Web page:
Album Review: MIKE - Tears of Joy

Born Michael Jordan Bonema, he, at all of 20 years old, performs simply under the name MIKE—stylized, like that, in all capital letters. Originally from New Jersey, he grew up in London before returning to the United States—spending his teenage years first in Philadelphia, then Brooklyn, then finally the Bronx.

Bonema began rapping in his early teens, and thanks to the ease of home recording and releasing things digitally via sites like Bandcamp or streaming on Soundcloud, his output has been more than prolific over the last four years, issuing a mix of singles, EPs, and six full length LPs—most recently including War in My Pen, which arrived digitally at the end of 2018 and saw a limited physical release via Ain’t Wet, and the just unveiled Tears of Joy, his most sprawling, dizzying, and claustrophobic effort yet.

Much like a number of other rappers and producers that I’ve been properly introduced to in 2019, Bonema is a member of the sLUms (stylized, like that)—a somewhat loose collective that also includes King Carter (sometimes referred to as King Carter Slums) and Adé Hakim among its ranks, as well as a number of others; if that weren’t enough, Bonema and Hakim are involved in a separate trio with rapper Medhane named Sixpress.

Both groups, collectives—whatever you want to call them, have been associated with Earl Sweatshirt, who was an early supporter, mentor, and eventual friend to Bonema, shouting out Sixpress on “Nowhere2go,” and mentioning Bonema himself twice on Some Rap Songs—once on “Nowhere2go,” and then again on “The Mint”—“I was in the kitchen with that ni**a Mike.”

Slightly over 40 minutes in length, Bonema’s latest full length effort, Tears of Joy, is a staggering 20 tracks long—the shortest piece on it runs just over a minute; the longest, nearly five. Released on June 21st, I downloaded it the morning it was released via his Bandcamp page (Mike Likes Rap), and have been sitting with it since then, listening to it almost every day, sometimes even more than once a day, in an effort to wrap my brain around it, and find an easy point of access.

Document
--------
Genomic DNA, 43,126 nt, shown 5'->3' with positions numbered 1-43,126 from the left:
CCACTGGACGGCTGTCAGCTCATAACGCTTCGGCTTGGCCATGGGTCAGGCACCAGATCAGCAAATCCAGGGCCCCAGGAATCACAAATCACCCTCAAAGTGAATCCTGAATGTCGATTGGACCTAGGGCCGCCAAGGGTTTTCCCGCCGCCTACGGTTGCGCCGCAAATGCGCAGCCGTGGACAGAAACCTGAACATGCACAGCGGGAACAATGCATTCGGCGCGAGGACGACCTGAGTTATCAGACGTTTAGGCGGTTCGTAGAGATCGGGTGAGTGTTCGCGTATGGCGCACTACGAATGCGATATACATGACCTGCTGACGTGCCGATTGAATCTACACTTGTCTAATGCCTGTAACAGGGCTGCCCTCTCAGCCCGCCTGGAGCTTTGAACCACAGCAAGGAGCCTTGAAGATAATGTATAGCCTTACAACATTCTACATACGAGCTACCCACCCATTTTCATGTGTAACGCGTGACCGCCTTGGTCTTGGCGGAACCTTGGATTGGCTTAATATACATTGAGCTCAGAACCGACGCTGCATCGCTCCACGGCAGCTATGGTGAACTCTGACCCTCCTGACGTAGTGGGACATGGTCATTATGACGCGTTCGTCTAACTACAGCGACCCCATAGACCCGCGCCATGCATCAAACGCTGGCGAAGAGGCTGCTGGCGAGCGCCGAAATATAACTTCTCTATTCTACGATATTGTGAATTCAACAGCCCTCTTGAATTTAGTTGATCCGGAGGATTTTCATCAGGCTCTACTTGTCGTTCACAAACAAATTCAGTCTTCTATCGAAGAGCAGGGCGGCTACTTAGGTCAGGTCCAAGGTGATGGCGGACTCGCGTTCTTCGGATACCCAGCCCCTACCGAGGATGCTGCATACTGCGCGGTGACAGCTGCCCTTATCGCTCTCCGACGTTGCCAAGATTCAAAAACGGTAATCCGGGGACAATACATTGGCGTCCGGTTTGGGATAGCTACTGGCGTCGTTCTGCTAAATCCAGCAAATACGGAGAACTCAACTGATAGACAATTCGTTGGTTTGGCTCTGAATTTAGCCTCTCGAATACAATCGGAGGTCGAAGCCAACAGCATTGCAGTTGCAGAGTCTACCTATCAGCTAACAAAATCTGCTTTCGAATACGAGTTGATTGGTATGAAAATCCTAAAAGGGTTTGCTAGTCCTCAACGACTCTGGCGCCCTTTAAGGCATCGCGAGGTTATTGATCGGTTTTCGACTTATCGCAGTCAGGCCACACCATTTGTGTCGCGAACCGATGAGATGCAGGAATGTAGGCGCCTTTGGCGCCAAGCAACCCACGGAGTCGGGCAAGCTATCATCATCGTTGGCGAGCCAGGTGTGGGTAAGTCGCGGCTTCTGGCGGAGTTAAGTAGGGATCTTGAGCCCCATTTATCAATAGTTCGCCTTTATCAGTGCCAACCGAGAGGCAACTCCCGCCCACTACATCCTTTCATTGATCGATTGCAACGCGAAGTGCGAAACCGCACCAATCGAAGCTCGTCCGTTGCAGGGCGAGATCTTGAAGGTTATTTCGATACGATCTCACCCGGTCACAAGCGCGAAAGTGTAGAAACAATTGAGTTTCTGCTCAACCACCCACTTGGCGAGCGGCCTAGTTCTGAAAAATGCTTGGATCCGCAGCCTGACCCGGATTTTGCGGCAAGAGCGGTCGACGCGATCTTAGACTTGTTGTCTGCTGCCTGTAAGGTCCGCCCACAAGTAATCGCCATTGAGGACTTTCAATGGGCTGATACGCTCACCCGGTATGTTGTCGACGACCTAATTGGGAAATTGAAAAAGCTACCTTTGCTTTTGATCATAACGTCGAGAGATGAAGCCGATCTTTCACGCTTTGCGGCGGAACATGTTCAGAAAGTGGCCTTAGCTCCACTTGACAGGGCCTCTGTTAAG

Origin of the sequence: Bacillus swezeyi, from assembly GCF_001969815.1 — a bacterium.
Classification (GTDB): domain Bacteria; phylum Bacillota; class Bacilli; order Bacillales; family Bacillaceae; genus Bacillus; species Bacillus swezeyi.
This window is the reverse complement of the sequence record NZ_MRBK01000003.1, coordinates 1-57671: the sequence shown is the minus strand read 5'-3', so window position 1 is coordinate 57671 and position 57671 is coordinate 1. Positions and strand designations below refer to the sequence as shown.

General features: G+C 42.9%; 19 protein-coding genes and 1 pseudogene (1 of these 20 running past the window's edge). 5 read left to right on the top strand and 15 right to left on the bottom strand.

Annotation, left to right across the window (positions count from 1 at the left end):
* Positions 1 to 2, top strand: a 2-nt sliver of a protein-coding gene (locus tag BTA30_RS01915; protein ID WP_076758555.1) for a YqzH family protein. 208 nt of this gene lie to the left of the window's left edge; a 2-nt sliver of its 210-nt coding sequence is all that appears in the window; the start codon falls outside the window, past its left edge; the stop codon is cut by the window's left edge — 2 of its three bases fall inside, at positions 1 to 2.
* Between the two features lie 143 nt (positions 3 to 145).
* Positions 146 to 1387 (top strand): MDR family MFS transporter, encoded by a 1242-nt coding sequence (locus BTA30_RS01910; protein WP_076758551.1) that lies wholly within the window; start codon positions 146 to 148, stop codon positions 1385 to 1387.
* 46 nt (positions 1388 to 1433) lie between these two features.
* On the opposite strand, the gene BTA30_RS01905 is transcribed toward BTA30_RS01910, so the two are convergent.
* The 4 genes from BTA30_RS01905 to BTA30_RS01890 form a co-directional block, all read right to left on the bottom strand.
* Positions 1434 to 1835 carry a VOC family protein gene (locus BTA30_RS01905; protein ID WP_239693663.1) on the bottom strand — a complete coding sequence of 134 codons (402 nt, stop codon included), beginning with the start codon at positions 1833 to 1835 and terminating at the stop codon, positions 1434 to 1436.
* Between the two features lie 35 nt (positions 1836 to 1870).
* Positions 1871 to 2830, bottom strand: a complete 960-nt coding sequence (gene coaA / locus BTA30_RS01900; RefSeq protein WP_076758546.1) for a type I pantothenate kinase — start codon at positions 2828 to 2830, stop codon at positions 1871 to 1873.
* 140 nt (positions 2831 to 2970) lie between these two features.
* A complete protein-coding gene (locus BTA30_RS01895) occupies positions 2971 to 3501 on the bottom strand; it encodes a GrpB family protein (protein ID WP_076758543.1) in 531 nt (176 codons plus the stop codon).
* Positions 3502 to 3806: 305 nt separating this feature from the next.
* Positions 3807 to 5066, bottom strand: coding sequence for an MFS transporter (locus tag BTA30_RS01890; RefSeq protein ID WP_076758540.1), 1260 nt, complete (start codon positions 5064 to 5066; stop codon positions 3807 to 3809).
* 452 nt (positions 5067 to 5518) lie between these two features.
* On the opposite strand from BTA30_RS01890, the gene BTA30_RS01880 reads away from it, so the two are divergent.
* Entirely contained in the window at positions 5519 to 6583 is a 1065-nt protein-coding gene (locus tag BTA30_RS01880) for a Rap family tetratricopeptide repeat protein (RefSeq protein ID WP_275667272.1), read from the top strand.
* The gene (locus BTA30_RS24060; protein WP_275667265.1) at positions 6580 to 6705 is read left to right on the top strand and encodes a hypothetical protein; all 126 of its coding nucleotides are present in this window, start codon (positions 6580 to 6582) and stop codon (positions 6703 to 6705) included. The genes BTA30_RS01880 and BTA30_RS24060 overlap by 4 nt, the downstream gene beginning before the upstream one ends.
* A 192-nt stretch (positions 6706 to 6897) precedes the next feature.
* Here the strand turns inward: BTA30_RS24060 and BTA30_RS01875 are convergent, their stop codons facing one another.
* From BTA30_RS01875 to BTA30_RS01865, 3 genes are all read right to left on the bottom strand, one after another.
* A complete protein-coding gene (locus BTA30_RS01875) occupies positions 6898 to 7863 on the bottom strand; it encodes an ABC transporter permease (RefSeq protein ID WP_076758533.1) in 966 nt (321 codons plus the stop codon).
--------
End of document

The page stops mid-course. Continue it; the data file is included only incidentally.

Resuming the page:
The easiest way to describe Tears of Joy, aside from being ‘independent or underground’ rap music is that it is staggering in its brilliance, as well as in its difficulties—but neither of those things should be surprising for anyone who has listened to one of Bonema’s previous efforts, like War in My Pen, or Renaissance Man, or the album that is probably responsible for putting him into a slightly larger spotlight, May God Bless Your Hustle. All of Bonema’s music is dense and thought provoking, but he, and his group of producers, create such an impenetrable atmosphere, it’s a challenge to know where to begin.

Tears of Joy is both a dark record, and not a dark record.

It is not a jubilant album by any means, though at times, the cloud that overshadows a bulk of it breaks just slightly—enough for there to be a glimmer of what, I suppose, you could maybe call hope—but don’t get it twisted: this is not a hopeful record, either, by any means. Like so many other artists, making so many challenging and thought provoking records out there, Bonema asks a lot of questions on Tears of Joy, but by the time it finishes, there is little, if any, easy answers or resolve.

It’s almost all too easy to get completely lost in the environment created by Tears of Joy, as it is to get lost in almost any record that I have sat down with from Bonema’s growing canon—as it is to get lost in records released by his associates in sLUms or other outfits revolving around that collective, such as Jasper Marsalis’ Slauson Malone project. That is the ‘all encompassing’ nature these individuals have with the music they are putting out into the world.

Due to the length of some of these songs included on Tears of Joy, you’d think it arrives as a bit of a ‘sound collage,’ or that these come off as sketches—seemingly unfinished ideas. But that isn’t the case—there are times when, due to the near collisions that occur between the ending of one track, and the beginning of another, that Tears of Joy is reminiscent of Some Rap Songs, Bonema’s mentor and friend, Earl Sweatshirt’s dizzying album released late in 2018.